other studies that directly examined farm-level social change revealed that, despite the presumption of scale-neutrality, it was difficult to isolate the impacts of biological innovations from those of other technological innovations in agriculture because biological innovations were often developed and disseminated in conjunction with other technologies that may not have been scale-neutral (Kloppenburg, 1984).
Additional research conducted on the social impacts of biotechnology in animal agriculture, specifically on the use of BST, noted that rates of adoption of BST were moderate and that, although adoption did not require large herds, scale effects were observed because BST use was more effective in high-producing cows, which were more likely to be found in large herds with complementary feeding technologies (Barham et al., 2004). Beck and Gong (1994) also observed the existence of a scale effect with adoption of BST, with adopters more likely to have larger herds, as well as being younger and having more formal education. Additionally, it was suggested that the quality of farm management had an impact on the benefits accruing to the adoption of BST (Bauman, 1992). The use of BST also was thought to lead to lower prices and thus to result in increased economic pressure on smaller producers (Marion and Wills, 1990). In other words, the body of research on the socioeconomic consequences of the use of biotechnologies, including Green Revolution technologies, indicated that “scale neutrality is not inevitable, but a possibility that depends on institutional context” (DuPuis and Geisler, 1988: 410). To put it another way, the social context of the adoption process and the impacts on that context are interconnected, from which it follows that the social impacts of genetic-engineering technology on farms and communities differ among cultures, commodities, and historical periods.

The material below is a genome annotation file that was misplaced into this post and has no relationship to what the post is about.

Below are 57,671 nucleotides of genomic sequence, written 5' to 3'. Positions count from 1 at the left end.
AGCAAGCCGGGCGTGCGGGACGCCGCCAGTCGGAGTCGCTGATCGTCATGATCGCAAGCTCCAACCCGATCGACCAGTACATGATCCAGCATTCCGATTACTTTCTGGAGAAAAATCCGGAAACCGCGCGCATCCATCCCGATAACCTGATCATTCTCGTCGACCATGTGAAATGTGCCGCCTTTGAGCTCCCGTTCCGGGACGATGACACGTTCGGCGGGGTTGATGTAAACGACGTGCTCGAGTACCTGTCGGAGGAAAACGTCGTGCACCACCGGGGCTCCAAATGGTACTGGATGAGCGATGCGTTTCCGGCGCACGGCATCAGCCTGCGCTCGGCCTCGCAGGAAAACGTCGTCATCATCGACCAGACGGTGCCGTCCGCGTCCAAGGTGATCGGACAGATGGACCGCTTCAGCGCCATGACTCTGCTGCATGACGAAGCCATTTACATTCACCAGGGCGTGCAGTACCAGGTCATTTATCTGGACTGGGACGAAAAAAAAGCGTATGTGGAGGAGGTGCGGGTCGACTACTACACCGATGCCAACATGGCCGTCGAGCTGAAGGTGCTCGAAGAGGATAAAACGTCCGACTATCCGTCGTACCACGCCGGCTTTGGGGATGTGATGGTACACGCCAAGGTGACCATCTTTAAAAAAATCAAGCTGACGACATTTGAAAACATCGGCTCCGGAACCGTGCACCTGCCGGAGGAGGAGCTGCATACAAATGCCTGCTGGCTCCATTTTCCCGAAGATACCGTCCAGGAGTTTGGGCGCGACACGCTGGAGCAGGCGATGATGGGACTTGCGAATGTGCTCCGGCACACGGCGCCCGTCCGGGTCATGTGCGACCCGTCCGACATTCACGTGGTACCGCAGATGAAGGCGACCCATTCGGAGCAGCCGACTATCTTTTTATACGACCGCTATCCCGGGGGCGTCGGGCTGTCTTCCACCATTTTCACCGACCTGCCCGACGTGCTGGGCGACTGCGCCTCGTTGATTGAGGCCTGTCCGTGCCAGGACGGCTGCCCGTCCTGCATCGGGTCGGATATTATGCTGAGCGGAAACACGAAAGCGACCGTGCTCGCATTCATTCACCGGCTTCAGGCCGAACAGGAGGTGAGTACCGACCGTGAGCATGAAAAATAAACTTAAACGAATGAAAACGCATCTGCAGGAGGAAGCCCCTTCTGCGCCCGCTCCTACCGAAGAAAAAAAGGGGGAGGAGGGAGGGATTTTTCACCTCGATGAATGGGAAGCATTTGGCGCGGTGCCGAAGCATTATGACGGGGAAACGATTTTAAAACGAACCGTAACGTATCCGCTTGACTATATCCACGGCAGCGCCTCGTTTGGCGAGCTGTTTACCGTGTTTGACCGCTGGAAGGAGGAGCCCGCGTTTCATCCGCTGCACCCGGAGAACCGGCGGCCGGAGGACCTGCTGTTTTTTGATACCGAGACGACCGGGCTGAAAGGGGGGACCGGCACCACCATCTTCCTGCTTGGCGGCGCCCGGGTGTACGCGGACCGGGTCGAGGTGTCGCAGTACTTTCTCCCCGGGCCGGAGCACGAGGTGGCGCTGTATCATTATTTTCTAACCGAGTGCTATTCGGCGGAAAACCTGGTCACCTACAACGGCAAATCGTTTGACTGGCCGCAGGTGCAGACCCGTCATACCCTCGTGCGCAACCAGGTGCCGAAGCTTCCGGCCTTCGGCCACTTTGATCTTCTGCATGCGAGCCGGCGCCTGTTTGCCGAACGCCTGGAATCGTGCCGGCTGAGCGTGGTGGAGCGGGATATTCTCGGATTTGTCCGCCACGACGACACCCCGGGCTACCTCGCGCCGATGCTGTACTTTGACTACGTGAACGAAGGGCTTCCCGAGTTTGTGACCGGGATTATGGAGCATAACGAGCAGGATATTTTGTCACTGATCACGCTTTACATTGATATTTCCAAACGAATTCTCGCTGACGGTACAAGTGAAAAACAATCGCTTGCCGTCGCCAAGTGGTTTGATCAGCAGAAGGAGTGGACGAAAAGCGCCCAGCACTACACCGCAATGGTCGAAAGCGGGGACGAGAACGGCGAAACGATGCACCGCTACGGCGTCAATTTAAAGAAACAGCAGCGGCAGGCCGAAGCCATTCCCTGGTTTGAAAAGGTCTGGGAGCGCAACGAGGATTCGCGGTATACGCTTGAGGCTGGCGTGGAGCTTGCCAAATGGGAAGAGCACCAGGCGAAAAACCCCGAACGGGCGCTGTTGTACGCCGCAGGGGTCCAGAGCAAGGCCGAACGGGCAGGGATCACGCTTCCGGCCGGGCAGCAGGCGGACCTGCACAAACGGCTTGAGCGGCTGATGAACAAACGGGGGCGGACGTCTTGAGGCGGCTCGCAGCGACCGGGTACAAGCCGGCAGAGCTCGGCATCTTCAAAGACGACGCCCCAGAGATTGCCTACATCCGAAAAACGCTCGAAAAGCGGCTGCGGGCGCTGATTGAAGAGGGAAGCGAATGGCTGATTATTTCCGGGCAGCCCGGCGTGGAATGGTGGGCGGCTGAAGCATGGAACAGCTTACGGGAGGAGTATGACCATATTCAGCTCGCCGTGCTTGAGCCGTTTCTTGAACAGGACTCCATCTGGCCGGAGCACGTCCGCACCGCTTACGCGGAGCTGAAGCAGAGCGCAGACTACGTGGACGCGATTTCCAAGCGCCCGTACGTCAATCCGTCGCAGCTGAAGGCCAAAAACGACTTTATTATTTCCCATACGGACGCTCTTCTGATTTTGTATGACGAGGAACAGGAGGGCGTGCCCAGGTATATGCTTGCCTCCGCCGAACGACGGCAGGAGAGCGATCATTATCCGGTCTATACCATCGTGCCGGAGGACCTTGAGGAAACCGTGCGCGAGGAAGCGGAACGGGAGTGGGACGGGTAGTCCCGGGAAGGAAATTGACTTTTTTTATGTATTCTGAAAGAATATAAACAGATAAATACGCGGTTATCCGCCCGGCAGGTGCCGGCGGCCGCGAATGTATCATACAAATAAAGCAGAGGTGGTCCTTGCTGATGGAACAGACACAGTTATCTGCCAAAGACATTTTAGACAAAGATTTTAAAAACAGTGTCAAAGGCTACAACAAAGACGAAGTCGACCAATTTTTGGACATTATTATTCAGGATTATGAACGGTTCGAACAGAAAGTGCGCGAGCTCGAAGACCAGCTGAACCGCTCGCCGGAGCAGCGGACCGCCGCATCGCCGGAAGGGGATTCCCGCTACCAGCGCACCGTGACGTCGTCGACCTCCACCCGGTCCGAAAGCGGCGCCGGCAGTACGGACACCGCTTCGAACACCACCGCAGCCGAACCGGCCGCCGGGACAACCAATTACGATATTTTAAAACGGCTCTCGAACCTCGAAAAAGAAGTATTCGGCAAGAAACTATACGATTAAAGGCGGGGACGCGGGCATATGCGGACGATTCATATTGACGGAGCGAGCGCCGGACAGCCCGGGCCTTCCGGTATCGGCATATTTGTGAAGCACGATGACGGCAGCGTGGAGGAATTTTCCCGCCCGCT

Thus, though seed varieties are generally conceptualized as being scale-neutral, the adoption of any technology may be biased toward large firms that can spread the fixed costs of learning over greater quantities of production (Caswell et al., 1994). In developing countries, the economics of genetic-engineering technology do not appear to vary with farm size (Thirtle et al., 2003). However, scale may affect accessibility to technology. Small farmers have less influence in input supply and marketing chains with which to secure access to desired technologies. Thus, there can be a scale bias in the development and dissemination processes associated with herbicide-resistance technology that puts small farmers at a disadvantage. In contrast, as noted in Chapter 3, insect-resistance technology can replace insecticide applications that require fixed capital investments, such as for tractors and sprayers. In this regard genetic-engineering technology has the potential to favor small farmers, who would benefit more from a technology that required less fixed capital investment. The scale effects of transgenic varieties may also depend on the pricing (such as quantity